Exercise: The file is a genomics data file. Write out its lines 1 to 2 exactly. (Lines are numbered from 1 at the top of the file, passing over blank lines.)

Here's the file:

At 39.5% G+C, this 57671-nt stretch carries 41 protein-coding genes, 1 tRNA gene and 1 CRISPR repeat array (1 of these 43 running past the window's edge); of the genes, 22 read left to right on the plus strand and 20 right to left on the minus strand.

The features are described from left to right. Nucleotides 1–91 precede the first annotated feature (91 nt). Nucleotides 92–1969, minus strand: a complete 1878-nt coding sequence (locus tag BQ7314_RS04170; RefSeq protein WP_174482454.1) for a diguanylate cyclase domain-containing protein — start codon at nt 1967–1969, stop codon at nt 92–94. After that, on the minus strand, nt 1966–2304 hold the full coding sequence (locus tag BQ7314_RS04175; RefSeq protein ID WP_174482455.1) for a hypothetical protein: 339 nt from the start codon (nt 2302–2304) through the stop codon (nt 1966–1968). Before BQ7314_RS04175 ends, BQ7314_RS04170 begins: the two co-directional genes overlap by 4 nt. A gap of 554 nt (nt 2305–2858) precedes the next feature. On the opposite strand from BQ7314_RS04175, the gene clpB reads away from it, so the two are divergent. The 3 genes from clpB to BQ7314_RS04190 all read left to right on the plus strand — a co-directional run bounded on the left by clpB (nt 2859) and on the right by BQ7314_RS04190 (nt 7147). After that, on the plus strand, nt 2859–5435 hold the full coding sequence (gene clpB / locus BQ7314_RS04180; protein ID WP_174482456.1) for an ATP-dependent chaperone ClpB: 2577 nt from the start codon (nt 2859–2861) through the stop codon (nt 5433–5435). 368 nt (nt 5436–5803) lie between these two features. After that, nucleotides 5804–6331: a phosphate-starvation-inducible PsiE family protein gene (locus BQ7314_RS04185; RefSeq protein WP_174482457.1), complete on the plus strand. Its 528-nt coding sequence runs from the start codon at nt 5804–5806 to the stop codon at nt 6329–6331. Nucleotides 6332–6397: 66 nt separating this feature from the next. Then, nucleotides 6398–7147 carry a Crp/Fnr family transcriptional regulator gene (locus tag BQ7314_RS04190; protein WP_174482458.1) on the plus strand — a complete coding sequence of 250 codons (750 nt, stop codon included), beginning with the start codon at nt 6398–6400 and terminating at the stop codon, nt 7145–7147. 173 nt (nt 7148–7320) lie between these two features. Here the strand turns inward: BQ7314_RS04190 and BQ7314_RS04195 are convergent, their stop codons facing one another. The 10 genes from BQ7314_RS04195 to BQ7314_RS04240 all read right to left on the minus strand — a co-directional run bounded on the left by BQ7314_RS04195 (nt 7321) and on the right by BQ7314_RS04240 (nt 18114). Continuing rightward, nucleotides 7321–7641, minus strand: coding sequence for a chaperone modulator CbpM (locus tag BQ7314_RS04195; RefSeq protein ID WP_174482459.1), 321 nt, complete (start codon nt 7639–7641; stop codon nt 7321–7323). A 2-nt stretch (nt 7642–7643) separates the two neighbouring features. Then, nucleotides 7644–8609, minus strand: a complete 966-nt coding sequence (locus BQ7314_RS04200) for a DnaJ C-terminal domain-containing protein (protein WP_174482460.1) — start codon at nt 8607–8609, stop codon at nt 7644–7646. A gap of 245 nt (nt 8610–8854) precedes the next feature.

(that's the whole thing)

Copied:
At 39.5% G+C, this 57671-nt stretch carries 41 protein-coding genes, 1 tRNA gene and 1 CRISPR repeat array (1 of these 43 running past the window's edge); of the genes, 22 read left to right on the plus strand and 20 right to left on the minus strand.

The features are described from left to right. Nucleotides 1–91 precede the first annotated feature (91 nt). Nucleotides 92–1969, minus strand: a complete 1878-nt coding sequence (locus tag BQ7314_RS04170; RefSeq protein WP_174482454.1) for a diguanylate cyclase domain-containing protein — start codon at nt 1967–1969, stop codon at nt 92–94. After that, on the minus strand, nt 1966–2304 hold the full coding sequence (locus tag BQ7314_RS04175; RefSeq protein ID WP_174482455.1) for a hypothetical protein: 339 nt from the start codon (nt 2302–2304) through the stop codon (nt 1966–1968). Before BQ7314_RS04175 ends, BQ7314_RS04170 begins: the two co-directional genes overlap by 4 nt. A gap of 554 nt (nt 2305–2858) precedes the next feature. On the opposite strand from BQ7314_RS04175, the gene clpB reads away from it, so the two are divergent. The 3 genes from clpB to BQ7314_RS04190 all read left to right on the plus strand — a co-directional run bounded on the left by clpB (nt 2859) and on the right by BQ7314_RS04190 (nt 7147). After that, on the plus strand, nt 2859–5435 hold the full coding sequence (gene clpB / locus BQ7314_RS04180; protein ID WP_174482456.1) for an ATP-dependent chaperone ClpB: 2577 nt from the start codon (nt 2859–2861) through the stop codon (nt 5433–5435). 368 nt (nt 5436–5803) lie between these two features. After that, nucleotides 5804–6331: a phosphate-starvation-inducible PsiE family protein gene (locus BQ7314_RS04185; RefSeq protein WP_174482457.1), complete on the plus strand. Its 528-nt coding sequence runs from the start codon at nt 5804–5806 to the stop codon at nt 6329–6331. Nucleotides 6332–6397: 66 nt separating this feature from the next. Then, nucleotides 6398–7147 carry a Crp/Fnr family transcriptional regulator gene (locus tag BQ7314_RS04190; protein WP_174482458.1) on the plus strand — a complete coding sequence of 250 codons (750 nt, stop codon included), beginning with the start codon at nt 6398–6400 and terminating at the stop codon, nt 7145–7147. 173 nt (nt 7148–7320) lie between these two features. Here the strand turns inward: BQ7314_RS04190 and BQ7314_RS04195 are convergent, their stop codons facing one another. The 10 genes from BQ7314_RS04195 to BQ7314_RS04240 all read right to left on the minus strand — a co-directional run bounded on the left by BQ7314_RS04195 (nt 7321) and on the right by BQ7314_RS04240 (nt 18114). Continuing rightward, nucleotides 7321–7641, minus strand: coding sequence for a chaperone modulator CbpM (locus tag BQ7314_RS04195; RefSeq protein ID WP_174482459.1), 321 nt, complete (start codon nt 7639–7641; stop codon nt 7321–7323). A 2-nt stretch (nt 7642–7643) separates the two neighbouring features. Then, nucleotides 7644–8609, minus strand: a complete 966-nt coding sequence (locus BQ7314_RS04200) for a DnaJ C-terminal domain-containing protein (protein WP_174482460.1) — start codon at nt 8607–8609, stop codon at nt 7644–7646. A gap of 245 nt (nt 8610–8854) precedes the next feature.